A group of Shaftesbury residents wants the Town Council to call a public meeting to discuss concerns over the introduction of 5G mobile networks. Opponents claim that 5G could cause cancer, but public health agencies say UK safety standards are met.
Consumers will soon be encouraged to obtain new, 5G-compatible phones as the faster mobile network is rolled out across Britain. It’s all about speed. Massive bandwidth will allow users to download of a high definition movie in seconds. Increased network capacity should prevent the networks being overloaded at major events and festivals. And, as 5G interactions come with virtually no delay, the technology could make driverless vehicles a reality, help councils to improve traffic management or allow surgeons to operate on patients remotely.
But Shaftesbury resident Sandra New opposes 5G’s introduction. She says that speed isn’t everything. “It doesn’t have many advantages, only that it’s superfast broadband. Everybody’s rushing through life at hundred miles an hour. We don’t want it,” she said.
On 28th October, Sandra’s friends, jewellery shop owners Martin and Tina Dyer, addressed the Town Council. The Dyers have called for a debate over this next generation of mobile technology.
Tina is worried about the cancer risks of 5G. “Brain tumours are now the number one cause of death in the under 40s,” Tina told ThisIsAlfred.com. “If you think about the amount of people that are on their phones all the time, that makes sense.”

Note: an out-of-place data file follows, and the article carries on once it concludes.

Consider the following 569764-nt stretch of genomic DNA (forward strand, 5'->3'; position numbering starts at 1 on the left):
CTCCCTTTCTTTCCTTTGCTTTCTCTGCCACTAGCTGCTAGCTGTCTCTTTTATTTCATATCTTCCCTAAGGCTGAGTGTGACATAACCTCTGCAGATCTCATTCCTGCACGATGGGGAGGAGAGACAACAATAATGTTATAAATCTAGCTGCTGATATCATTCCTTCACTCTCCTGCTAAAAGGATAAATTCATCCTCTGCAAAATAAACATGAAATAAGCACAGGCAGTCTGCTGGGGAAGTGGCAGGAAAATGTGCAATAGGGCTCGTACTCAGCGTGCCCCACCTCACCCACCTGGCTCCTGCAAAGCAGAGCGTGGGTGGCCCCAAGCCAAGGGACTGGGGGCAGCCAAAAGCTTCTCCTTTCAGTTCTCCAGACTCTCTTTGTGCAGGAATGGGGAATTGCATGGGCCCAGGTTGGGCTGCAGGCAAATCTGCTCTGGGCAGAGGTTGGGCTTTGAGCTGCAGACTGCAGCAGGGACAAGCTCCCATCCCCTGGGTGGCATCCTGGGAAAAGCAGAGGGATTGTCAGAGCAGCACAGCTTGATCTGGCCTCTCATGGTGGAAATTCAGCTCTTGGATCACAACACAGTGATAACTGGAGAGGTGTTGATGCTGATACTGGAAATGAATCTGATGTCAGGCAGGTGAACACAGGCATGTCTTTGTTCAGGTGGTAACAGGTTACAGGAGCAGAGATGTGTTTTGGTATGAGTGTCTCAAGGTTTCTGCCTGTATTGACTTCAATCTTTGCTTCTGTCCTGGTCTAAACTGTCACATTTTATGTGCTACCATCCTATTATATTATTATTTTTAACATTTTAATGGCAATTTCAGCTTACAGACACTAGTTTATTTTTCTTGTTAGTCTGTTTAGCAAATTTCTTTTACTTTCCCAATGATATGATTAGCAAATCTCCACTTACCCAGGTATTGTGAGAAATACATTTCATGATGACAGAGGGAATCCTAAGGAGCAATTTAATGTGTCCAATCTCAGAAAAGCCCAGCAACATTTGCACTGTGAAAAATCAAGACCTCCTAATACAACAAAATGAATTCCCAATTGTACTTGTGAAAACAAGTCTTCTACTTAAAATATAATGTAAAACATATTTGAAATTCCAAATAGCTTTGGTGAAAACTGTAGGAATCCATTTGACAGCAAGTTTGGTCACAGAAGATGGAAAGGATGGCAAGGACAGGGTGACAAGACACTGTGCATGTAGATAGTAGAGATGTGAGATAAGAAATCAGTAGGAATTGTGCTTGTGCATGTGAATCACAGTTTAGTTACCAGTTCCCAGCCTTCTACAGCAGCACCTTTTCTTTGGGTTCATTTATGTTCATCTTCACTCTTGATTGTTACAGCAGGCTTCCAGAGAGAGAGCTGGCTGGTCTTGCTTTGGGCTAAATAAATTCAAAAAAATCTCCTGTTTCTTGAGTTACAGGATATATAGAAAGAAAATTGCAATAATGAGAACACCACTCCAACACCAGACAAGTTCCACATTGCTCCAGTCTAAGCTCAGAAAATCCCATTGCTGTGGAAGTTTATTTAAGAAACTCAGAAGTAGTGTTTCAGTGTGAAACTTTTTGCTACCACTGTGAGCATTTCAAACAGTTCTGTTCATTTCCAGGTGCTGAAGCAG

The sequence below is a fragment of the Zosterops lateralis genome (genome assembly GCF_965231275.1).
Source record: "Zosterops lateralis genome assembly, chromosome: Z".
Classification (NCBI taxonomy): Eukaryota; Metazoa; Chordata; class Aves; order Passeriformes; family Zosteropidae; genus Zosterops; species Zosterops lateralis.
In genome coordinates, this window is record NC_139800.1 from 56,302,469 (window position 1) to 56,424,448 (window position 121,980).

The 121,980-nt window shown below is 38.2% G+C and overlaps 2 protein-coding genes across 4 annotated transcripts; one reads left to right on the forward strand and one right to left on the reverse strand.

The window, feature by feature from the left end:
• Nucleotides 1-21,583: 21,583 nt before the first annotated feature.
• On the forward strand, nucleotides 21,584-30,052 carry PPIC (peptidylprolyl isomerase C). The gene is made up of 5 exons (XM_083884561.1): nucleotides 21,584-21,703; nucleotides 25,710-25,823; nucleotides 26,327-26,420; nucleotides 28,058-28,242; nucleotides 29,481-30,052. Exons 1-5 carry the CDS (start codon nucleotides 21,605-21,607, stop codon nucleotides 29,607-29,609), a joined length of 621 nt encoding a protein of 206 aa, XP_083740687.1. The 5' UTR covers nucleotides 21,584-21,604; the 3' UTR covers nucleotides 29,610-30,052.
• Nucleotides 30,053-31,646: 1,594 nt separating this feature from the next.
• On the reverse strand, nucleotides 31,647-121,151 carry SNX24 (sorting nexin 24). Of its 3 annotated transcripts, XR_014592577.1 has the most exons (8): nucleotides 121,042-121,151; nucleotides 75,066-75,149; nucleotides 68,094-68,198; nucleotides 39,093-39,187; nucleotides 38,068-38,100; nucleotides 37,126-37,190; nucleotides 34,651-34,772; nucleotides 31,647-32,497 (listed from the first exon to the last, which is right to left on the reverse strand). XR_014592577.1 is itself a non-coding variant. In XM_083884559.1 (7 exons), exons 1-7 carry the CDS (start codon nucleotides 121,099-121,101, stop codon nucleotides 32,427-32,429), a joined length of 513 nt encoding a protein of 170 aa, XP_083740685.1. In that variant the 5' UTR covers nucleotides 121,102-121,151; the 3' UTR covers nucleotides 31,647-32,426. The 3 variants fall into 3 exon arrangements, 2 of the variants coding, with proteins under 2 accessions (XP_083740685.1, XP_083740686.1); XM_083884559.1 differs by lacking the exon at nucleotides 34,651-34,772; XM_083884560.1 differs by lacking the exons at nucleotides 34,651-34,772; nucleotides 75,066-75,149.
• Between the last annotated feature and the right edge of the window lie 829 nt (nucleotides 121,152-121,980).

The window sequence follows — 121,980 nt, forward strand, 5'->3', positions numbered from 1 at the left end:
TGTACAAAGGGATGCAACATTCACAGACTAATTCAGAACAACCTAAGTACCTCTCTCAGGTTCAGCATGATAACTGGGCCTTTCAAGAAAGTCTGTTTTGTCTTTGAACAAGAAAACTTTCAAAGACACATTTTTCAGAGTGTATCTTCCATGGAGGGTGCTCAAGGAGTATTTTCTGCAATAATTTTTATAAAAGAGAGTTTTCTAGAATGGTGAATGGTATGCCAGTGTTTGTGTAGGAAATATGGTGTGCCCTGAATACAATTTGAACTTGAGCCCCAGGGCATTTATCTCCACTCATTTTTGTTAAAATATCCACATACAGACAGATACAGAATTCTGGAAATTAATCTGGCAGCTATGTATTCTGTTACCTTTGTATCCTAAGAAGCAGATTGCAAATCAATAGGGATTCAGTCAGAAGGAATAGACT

Tina’ son-in-law has, sadly, been diagnosed with a brain tumour. “He has spent a lot of time on the phone. I know it’s not a 5G phone, it’s a 4G phone, but it’s all radiation in the atmosphere next to your brain,” she said.
The NHS and Public Health England say that there has been, ‘no convincing evidence’ of a link between cancer and mobile use. They are not saying that mobiles are safe, because heavy use is a relatively new practice. The Health Service says that they support further study.
Mrs Dyer wants that extended research undertaken before 5G is switched on in Shaftesbury. “It’s basically an untested technology. It’s impossible to test it unless it’s actually functioning in the field and there’s not been enough in-depth research by the World Health Organisation,” said Tina.
Many of the cancer fears surround 5G’s operation on a higher frequency than the current 3G or 4G mobile networks. A higher frequency increases carrying capacity and means faster network speeds. In some countries, 5G will use ‘millimetre wave’ or ‘mm Wave’ frequencies from the network launch. Those frequencies are still closer to the previous, existing technology than they are to the higher frequencies of potentially harmful, X-ray and gamma rays. But that doesn’t allay the concerns of opponents of 5G.
“It will be a phone beam which will be a much tighter mmWave, which is far more harmful. It can penetrate the skin much deeper. The worry is what it can do to our cellular structures and also to the bees and the environment,” said Tina.